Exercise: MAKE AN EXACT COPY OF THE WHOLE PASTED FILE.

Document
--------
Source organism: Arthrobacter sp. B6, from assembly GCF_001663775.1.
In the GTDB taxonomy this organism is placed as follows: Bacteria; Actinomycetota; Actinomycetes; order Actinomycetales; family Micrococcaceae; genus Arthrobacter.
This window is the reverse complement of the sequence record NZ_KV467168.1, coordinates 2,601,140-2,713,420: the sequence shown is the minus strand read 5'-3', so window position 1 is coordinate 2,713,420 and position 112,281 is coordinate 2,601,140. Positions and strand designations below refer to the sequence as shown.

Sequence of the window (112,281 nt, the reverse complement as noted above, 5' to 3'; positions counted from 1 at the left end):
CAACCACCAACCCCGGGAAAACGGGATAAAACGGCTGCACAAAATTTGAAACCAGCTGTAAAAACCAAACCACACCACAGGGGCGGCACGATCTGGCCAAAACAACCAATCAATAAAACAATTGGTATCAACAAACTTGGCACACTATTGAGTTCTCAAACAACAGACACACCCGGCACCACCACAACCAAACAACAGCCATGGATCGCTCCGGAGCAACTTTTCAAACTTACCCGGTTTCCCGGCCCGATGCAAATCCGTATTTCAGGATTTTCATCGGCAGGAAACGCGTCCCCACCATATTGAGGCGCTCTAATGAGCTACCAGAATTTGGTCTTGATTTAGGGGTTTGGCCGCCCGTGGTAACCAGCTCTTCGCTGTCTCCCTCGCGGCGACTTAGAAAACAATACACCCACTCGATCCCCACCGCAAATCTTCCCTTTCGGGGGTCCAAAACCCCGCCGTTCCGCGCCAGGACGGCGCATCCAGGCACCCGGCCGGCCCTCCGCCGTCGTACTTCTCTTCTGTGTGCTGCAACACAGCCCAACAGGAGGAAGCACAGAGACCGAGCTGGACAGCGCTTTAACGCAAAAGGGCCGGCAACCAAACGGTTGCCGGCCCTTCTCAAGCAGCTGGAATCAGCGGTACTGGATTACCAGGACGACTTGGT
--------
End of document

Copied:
Source organism: Arthrobacter sp. B6, from assembly GCF_001663775.1.
In the GTDB taxonomy this organism is placed as follows: Bacteria; Actinomycetota; Actinomycetes; order Actinomycetales; family Micrococcaceae; genus Arthrobacter.
This window is the reverse complement of the sequence record NZ_KV467168.1, coordinates 2,601,140-2,713,420: the sequence shown is the minus strand read 5'-3', so window position 1 is coordinate 2,713,420 and position 112,281 is coordinate 2,601,140. Positions and strand designations below refer to the sequence as shown.

Sequence of the window (112,281 nt, the reverse complement as noted above, 5' to 3'; positions counted from 1 at the left end):
CAACCACCAACCCCGGGAAAACGGGATAAAACGGCTGCACAAAATTTGAAACCAGCTGTAAAAACCAAACCACACCACAGGGGCGGCACGATCTGGCCAAAACAACCAATCAATAAAACAATTGGTATCAACAAACTTGGCACACTATTGAGTTCTCAAACAACAGACACACCCGGCACCACCACAACCAAACAACAGCCATGGATCGCTCCGGAGCAACTTTTCAAACTTACCCGGTTTCCCGGCCCGATGCAAATCCGTATTTCAGGATTTTCATCGGCAGGAAACGCGTCCCCACCATATTGAGGCGCTCTAATGAGCTACCAGAATTTGGTCTTGATTTAGGGGTTTGGCCGCCCGTGGTAACCAGCTCTTCGCTGTCTCCCTCGCGGCGACTTAGAAAACAATACACCCACTCGATCCCCACCGCAAATCTTCCCTTTCGGGGGTCCAAAACCCCGCCGTTCCGCGCCAGGACGGCGCATCCAGGCACCCGGCCGGCCCTCCGCCGTCGTACTTCTCTTCTGTGTGCTGCAACACAGCCCAACAGGAGGAAGCACAGAGACCGAGCTGGACAGCGCTTTAACGCAAAAGGGCCGGCAACCAAACGGTTGCCGGCCCTTCTCAAGCAGCTGGAATCAGCGGTACTGGATTACCAGGACGACTTGGT